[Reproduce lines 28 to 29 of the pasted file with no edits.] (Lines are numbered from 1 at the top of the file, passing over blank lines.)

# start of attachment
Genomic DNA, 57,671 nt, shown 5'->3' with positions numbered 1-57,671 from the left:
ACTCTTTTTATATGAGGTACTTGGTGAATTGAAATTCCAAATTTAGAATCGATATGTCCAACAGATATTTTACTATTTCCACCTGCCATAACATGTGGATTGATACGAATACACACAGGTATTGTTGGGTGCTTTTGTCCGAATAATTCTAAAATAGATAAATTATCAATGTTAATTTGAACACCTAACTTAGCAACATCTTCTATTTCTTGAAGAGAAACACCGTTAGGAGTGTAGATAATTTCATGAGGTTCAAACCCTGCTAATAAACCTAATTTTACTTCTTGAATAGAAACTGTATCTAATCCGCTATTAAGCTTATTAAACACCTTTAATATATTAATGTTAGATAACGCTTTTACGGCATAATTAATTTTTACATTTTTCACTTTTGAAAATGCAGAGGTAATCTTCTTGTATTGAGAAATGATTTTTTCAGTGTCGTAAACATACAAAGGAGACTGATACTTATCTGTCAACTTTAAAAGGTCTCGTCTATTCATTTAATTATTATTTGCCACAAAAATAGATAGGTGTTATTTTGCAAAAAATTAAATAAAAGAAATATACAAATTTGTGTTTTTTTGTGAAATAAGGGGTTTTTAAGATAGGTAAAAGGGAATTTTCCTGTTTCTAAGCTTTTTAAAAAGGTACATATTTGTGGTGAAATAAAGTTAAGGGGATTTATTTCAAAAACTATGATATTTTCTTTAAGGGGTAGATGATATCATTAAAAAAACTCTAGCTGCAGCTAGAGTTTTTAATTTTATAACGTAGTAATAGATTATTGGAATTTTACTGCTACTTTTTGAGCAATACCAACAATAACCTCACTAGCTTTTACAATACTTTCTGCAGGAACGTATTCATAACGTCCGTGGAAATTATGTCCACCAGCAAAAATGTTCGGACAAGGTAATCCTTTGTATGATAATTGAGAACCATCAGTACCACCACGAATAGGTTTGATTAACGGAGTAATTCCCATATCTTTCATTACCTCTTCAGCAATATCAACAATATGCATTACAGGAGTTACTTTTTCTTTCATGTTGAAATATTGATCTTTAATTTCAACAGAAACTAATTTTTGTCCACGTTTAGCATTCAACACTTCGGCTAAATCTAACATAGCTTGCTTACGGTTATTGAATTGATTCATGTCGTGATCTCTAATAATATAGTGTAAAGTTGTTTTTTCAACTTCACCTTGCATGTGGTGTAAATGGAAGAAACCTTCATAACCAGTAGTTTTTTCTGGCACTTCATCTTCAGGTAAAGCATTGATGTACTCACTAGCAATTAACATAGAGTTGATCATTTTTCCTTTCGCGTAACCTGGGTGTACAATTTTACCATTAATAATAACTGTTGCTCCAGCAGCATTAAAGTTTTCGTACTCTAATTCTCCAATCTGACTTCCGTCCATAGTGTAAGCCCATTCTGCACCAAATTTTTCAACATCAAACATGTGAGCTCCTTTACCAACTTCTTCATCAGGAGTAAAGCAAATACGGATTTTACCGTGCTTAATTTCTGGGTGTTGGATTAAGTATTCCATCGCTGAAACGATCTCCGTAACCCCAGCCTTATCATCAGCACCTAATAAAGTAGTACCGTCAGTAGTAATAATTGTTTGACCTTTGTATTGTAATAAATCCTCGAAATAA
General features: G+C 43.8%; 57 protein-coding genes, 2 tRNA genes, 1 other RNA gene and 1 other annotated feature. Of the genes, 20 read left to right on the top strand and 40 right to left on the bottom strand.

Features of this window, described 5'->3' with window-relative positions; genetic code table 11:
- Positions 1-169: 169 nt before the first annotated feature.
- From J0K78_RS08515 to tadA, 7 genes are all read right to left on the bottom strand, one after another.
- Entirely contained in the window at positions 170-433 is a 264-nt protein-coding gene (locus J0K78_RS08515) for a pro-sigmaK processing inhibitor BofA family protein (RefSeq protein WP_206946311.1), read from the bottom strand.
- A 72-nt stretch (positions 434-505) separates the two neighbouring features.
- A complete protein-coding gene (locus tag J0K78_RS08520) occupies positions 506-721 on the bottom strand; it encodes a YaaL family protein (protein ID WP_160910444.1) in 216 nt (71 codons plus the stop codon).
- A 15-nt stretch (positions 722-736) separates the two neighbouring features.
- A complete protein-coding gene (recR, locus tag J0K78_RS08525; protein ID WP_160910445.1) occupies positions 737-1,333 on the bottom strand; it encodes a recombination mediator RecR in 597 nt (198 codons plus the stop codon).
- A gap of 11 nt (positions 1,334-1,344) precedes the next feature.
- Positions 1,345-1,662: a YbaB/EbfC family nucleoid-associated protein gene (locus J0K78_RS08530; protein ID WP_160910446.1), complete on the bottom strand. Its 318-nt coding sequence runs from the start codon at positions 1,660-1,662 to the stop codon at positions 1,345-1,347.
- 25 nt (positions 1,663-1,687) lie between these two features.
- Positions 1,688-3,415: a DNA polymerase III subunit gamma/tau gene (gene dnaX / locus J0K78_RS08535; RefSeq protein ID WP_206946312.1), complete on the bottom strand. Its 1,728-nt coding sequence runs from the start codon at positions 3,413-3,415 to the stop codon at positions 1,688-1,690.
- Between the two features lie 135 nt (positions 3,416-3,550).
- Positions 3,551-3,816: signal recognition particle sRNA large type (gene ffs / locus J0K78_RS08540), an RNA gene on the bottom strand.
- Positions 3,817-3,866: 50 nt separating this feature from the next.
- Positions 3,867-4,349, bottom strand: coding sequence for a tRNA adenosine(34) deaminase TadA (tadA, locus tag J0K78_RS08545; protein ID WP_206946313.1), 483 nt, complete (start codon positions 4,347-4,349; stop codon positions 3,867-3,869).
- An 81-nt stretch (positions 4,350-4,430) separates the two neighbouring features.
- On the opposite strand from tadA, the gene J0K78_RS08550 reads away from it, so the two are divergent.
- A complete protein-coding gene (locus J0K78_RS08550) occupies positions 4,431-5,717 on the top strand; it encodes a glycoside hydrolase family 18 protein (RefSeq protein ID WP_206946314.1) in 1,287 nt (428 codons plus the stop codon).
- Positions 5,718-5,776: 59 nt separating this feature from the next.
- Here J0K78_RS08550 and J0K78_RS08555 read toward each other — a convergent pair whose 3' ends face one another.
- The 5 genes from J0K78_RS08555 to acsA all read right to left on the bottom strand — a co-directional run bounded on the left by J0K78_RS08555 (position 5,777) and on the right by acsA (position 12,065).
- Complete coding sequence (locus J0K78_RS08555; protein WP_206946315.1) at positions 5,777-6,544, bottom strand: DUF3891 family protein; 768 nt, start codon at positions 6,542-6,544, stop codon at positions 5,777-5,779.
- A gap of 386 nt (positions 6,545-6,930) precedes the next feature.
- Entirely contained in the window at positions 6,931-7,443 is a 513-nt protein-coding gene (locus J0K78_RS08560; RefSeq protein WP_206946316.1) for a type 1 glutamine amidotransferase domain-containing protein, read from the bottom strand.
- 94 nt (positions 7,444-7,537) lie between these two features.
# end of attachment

- Entirely contained in the window at positions 6,931-7,443 is a 513-nt protein-coding gene (locus J0K78_RS08560; RefSeq protein WP_206946316.1) for a type 1 glutamine amidotransferase domain-containing protein, read from the bottom strand.
- 94 nt (positions 7,444-7,537) lie between these two features.